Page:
Wildlife Populations Drop 69% Over Past 50 Years
A new study from the World Wildlife Fund (WWF) contains a shocking statistic, underscoring both the scale and severity of the past century’s extreme biodiversity loss: since 1970, populations of mammal, bird, fish, reptile, and amphibian species have plummeted by an average of 69%.
World Wildlife Fund: WWF’s 2022 Living Planet Report, October 12, 2022.
To calculate this number, the WWF used the Living Planet Index (LPI), a metric which shows the average population loss for a specific species by measuring changes in populations over time rather than numbers of individual animals. As Vox put it.
With this in mind, this 69% loss doesn’t mean that the total number of animals in the world has decreased by 2/3; rather, it demonstrates that the population of each species of animal has declined by 69% on average over the past half-century.
Biodiversity loss can have wide-reaching consequences. In Alaska, for example, snow crabs bring in $160 million annually -- but from 2018 to 2022, the population dropped from 11.7 billion to 1.9 billion, largely as a result of warming waters. Federal fisheries managers have been forced to close for the season, rendering crab fishermen vulnerable.
BBC: Wildlife in decline by almost 70% since 1970, says report, October 13, 2022.
WWF: Untangled: Biodiversity Loss, February 17, 2022.
Why This Matters
Biodiversity is inherently necessary to maintain our planet’s natural systems. It’s also crucial to economic sustenance and global emissions reduction -- the planet’s most biodiverse ecosystems collectively remove some 5.5 billion tons of CO2 from our atmosphere annually. Meanwhile, the collapse of ecosystems that provide wild pollination, marine fisheries, and timber would slash $2.7 trillion from global GDP. Biodiversity also serves as a natural barrier against many diseases, particularly as climate change threatens to increase the chance that an animal-borne disease will mutate, jump species, and create pandemics through a phenomenon called "zoonotic spillover.”
MSNBC: Study | Climate Change Increasing Pandemic Risks By Forcing Animal Migrations, May 1, 2022.
Nate Hagens: Dennis Meadows | “Limits to Growth turns 50 | Checking In,” March 31, 2022.
Center For American Progress: Transitioning to a Nature-Centered Global Economy, October 25, 2021.
Getting to the Root of Biodiversity Loss
The major drivers of biodiversity loss -- pollution, deforestation, and climate change -- are all distinct, yet inextricably linked. According to the WWF study, climate change will likely become the leading cause of biodiversity loss if global temperatures rise past 1.5°C.
The near-constant exploitation of natural resources has wrecked many of the world’s ecosystems. Global pesticide use has risen 80% since 1990, according to the Pesticide Atlas 2022, while the world market is expected to hit $130 billion in 2023. Over the same time period, pesticides have caused populations of field birds and grassland butterflies to drop by 30% and contributed to the near-extinction of almost one in ten species of European bees. Meanwhile, in the Amazon, the meat industry’s often illegal cattle ranching operations are the most significant drivers of deforestation and, subsequently, biodiversity loss.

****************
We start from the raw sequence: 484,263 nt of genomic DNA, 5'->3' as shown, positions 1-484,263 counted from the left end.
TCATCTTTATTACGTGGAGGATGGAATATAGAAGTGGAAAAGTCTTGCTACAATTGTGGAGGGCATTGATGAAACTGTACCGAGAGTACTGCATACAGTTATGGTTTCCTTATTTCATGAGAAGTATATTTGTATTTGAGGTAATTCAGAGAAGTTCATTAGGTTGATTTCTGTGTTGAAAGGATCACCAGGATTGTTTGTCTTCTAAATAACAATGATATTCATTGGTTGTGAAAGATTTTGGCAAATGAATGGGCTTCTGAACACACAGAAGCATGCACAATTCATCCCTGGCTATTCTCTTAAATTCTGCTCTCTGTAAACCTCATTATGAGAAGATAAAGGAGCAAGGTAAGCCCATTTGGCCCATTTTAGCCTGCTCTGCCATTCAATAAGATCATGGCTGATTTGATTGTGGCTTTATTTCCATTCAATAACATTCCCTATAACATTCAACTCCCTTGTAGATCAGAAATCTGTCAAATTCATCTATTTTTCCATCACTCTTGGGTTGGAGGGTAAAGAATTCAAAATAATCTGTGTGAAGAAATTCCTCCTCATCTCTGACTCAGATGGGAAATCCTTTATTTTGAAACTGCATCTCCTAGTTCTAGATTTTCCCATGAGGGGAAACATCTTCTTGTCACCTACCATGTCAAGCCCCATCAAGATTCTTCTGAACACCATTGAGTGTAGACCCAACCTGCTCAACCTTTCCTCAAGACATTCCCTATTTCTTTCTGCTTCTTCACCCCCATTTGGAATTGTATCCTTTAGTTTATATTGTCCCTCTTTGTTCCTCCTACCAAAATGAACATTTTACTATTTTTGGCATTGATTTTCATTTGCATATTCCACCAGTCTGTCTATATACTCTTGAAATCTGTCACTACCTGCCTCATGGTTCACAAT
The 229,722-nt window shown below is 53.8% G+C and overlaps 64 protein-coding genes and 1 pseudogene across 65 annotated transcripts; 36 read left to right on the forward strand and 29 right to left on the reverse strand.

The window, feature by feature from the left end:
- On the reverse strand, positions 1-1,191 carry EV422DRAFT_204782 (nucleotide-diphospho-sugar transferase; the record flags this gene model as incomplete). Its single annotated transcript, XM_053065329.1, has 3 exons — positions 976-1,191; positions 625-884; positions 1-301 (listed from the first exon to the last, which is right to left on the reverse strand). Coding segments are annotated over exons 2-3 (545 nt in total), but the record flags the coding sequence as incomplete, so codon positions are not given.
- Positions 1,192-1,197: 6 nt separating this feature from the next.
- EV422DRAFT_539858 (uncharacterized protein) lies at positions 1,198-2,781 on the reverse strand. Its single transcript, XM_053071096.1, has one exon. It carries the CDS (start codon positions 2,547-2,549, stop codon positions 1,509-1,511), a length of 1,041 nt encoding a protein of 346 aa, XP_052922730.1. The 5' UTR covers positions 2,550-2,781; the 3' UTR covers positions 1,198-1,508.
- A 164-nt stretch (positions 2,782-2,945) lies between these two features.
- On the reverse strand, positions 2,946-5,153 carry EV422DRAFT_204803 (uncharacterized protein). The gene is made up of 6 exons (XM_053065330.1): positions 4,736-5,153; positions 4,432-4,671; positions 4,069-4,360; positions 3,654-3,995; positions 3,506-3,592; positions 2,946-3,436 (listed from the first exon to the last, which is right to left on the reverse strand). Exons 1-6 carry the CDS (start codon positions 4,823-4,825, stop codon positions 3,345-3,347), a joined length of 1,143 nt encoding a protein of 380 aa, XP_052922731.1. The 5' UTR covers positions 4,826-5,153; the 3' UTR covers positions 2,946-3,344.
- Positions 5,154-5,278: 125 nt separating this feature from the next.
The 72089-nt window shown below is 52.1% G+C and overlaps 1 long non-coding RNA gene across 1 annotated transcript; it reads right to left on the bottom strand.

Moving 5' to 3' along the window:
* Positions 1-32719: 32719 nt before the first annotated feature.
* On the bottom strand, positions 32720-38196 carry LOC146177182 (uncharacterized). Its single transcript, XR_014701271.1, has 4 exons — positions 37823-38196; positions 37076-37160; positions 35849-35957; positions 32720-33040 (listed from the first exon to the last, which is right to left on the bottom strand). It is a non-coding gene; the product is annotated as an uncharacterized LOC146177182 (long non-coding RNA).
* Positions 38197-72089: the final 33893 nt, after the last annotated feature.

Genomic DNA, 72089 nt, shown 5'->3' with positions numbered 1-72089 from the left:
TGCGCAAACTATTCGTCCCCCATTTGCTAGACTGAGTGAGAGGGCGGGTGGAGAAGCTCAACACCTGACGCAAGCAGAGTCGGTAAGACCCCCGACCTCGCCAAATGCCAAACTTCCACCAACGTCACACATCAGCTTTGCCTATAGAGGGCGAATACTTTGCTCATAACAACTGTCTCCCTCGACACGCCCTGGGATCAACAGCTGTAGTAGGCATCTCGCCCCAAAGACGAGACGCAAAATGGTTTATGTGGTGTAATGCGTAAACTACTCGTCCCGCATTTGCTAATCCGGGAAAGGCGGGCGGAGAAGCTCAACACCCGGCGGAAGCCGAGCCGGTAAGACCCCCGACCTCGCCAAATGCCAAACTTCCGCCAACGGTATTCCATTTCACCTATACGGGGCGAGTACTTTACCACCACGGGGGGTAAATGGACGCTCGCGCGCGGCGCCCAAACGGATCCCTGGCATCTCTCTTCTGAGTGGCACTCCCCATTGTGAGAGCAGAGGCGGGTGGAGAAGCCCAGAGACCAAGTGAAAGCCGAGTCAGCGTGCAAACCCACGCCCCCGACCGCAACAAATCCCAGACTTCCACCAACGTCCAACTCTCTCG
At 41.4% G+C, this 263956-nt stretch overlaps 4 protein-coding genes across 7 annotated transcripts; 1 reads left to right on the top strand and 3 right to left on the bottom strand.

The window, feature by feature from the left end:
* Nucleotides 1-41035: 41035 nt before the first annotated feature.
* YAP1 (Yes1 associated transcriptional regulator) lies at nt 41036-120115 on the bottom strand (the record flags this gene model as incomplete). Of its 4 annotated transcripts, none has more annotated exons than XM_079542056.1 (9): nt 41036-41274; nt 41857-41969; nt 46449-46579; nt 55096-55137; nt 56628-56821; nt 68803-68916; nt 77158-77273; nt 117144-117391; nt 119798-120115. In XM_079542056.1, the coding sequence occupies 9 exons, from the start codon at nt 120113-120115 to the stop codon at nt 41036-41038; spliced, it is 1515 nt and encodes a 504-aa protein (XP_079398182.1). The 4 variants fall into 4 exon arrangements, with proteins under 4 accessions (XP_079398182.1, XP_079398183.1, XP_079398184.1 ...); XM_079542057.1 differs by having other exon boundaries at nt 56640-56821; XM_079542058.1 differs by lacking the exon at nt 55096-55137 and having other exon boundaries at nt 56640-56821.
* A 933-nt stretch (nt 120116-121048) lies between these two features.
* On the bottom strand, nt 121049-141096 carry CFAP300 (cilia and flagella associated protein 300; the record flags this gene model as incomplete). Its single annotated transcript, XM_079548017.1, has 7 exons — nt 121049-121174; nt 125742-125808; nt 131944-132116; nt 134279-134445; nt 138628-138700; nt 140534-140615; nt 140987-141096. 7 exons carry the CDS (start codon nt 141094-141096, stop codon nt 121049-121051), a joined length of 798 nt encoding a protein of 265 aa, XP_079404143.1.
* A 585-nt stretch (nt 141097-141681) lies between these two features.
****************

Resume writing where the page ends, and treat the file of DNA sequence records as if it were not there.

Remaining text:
NBC: Deforestation of Amazon Rainforests Surges to Record Level, May 31, 2022.
Guardian: How the Amazon has started to heat the planet | It's Complicated, August 11, 2022.
Bloomberg: How Big Beef Is Fueling the Amazon’s Destruction, January 20, 2022.
Vox: How 4 companies control the beef industry, September 29, 2021.
Our Changing Climate: Biodiversity is collapsing worldwide. Here’s why., May 8, 2020.
The good news? Focusing on long-term conservation over short-term profit works. Studies show that recovery efforts have allowed many species to bounce back after years on the endangered species list, including Central African mountain gorillas, common cranes, and gray wolves. In light of these findings, it’s clear that biodiversity is a global crisis requiring global solutions -- but as WWF Chief Scientist and Vice President Rebecca Shaw told NPR, even small-scale efforts can make a big impact:
We don't have to continue the patterns of development the way we have now. Food production, unsustainable diets and food waste are really driving that habitat destruction. And we have an opportunity to change the way we produce, the -- what we eat and how we consume food and what we waste when we consume our food. Little things that we can do every day can change the direction of these population declines.
WION: World WIldlife fund highlights 10 priority areas, October 17, 2022.
Oxford Martin School: Evaluating and investing in Nature-based Solutions with Nathalie Seddon & Cameron Hepburn, June 17, 2021.
WW0: COP26 Talks | Cécile Girardin, PhD, Science Lead of the Oxford Biodiversity Network, November 11, 2021.